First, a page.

At the beginning of the obedience performance of the other dog, the handler downs the dog from the basic position at a place designated by the judge without leaving the lead or any type of article with the dog. The handler goes 30 paces away and stands at this distance with his/her back to the dog. During the Down, the dog must remain lying calmly. At the direction of the judge, the handler goes to the right side of the dog and at another judge direction, brings the dog into the basic position with the command “Sit” (“Sitz”). If the dog sits, stands or is restless, points will be taken off. Bitches are to be downed separately.
A dog which does not earn a minimum of 70% (42 points) in exercises 1 through 5 is dismissed from further participation in the trial.
2.) Traffic test general information
The following exercises take place outside of the training field in a suitable environment. The judge along with the trial chairman determines where and how the exercises in the public traffic area (streets, avenues or squares) will be carried out. Public traffic may not be impeded.
Because of their character, implementation of these parts of the test requires a considerable amount of time spent on them. The performance requirements may not be impaired by the superficial testing of too many dogs.
No points are awarded for the individual exercises in Part B. In order to pass these parts of the test, the total impression of the dog as it moves through traffic/the public is relevant.
The exercises described in the following are suggestions and can be modified by the judge to fit the local conditions. If the judge is unsure in the rating of the dog, he is authorized to repeat the exercises or to alter them.
a.) Encounter with a group of people
At the direction of the judge and with the dog on lead, the handler walks along an assigned section of a street on the sidewalk. The judge follows the team at an appropriate distance.
The dog should follow willingly on the handler’s left side on a loose lead with its shoulder at the handler’s knee.
The dog must be indifferent to the pedestrian and motor traffic.
On the way, a jogger (someone assigned to do this, not a stranger) crosses the handler’s path. The dog should appear neutral and indifferent.
The handler and dog walk further and enter a loose group of a minimum of 6 people, in which one person speaks to the handler and greets him/her with a handshake. At the handler’s command, the dog must sit or lie next to the handler and behave calmly during the brief conversation.
b.) Encounter with a bike rider
With the dog on lead, the handler walks along a street and is next overtaken from behind by a bike rider who rings a bell while passing. At some distance away, the bike rider turns around and comes towards the dog and handler. Beside the team, the bike rider rings the bell again. The traffic pattern should be set up in such a way that the dog is between the handler and the passing bike rider.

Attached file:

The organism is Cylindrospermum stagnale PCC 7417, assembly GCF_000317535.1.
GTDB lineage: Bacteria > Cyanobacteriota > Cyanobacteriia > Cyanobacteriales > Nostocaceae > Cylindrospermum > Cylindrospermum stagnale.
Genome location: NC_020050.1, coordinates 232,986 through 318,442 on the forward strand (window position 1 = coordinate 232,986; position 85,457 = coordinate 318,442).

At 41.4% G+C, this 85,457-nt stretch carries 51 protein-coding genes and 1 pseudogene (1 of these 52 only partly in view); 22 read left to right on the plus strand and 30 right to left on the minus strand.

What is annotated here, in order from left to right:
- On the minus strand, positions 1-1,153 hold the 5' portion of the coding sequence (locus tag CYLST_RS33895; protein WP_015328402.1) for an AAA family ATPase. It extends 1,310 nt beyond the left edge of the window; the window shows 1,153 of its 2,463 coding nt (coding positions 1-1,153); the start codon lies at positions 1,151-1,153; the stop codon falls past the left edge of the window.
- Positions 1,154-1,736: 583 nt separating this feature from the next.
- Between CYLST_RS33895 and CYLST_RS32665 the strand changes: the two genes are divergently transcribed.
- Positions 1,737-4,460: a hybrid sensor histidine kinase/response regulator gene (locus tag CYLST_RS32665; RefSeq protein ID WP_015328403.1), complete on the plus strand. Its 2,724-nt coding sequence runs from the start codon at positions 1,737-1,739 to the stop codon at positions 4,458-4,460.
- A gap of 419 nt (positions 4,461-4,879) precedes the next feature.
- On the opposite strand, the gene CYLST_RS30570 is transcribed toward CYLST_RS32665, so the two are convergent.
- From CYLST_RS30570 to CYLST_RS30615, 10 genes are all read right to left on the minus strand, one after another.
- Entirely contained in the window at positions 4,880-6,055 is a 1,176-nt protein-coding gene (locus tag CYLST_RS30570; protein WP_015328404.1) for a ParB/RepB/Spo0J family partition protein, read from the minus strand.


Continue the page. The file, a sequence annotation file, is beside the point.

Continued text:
The dog should be indifferent to the bike and rider.
c.) Encounter with automobiles
With the dog heeling on lead, the handler and dog walk past several cars. One of the cars starts up and as they pass one of the other cars, a door is slammed. As the handler and dog walk on further, a car stops next to them. The driver rolls down the car window and asks the handler for information. At the same time the handler commands the dog to sit or lie down. The dog must appear calm and unaffected by the cars and all traffic noises.
d.) Encounter with joggers
With the dog on lead, the handler and dog walk along a quiet road. A minimum of two joggers overtakes them, without decreasing speed. Once one jogger passes, another jogger comes towards the handler and dog and runs past them without slowing down. The dog does not have to stay in heel position but may not bother either the jogger overtaking [them from behind] or the one coming towards them. During the encounters with the joggers, the handler is permitted to put the dog in a sit or down position.
Instead of the joggers, one or two inline skaters can overtake the handler and dog [from behind] and again coming towards them.
e.) Encounter with other dogs
When being approached or beside another dog with its handler, the dog has to behave in a neutral manner. The handler may repeat the command “Heel” (“FuB”) or put the dog in the sit or down position during the encounters.
f.) Behavior of the dog when tied out briefly out of the handler’s sight
At the direction of the judge and with the dog on lead, the handler walks along the sidewalk of a moderately busy street. After a short distance and at the judge’s instruction, the handler stops and attaches the lead to a fence, tie-out or similar. The handler goes out of sight into a business or entrance to a house.
The dog may stand, sit or lie down. During the absence of the handler a passerby (someone assigned to do this) walks by with a dog on lead to the side of the dog being tested, at a distance of about 5 paces.
The dog that has been left alone must remain quiet during the absence of the handler. It must allow the dog being walked by to pass without acting aggressively (without pulling strongly on the lead or persistent barking). At the judge’s direction, the dog is picked up.
It is up to the appointed judge if he/she carries out the individual exercises with each dog at the respective assigned locations or if he/she lets all candidates complete only some exercises and then find the next test site and proceed in the same way.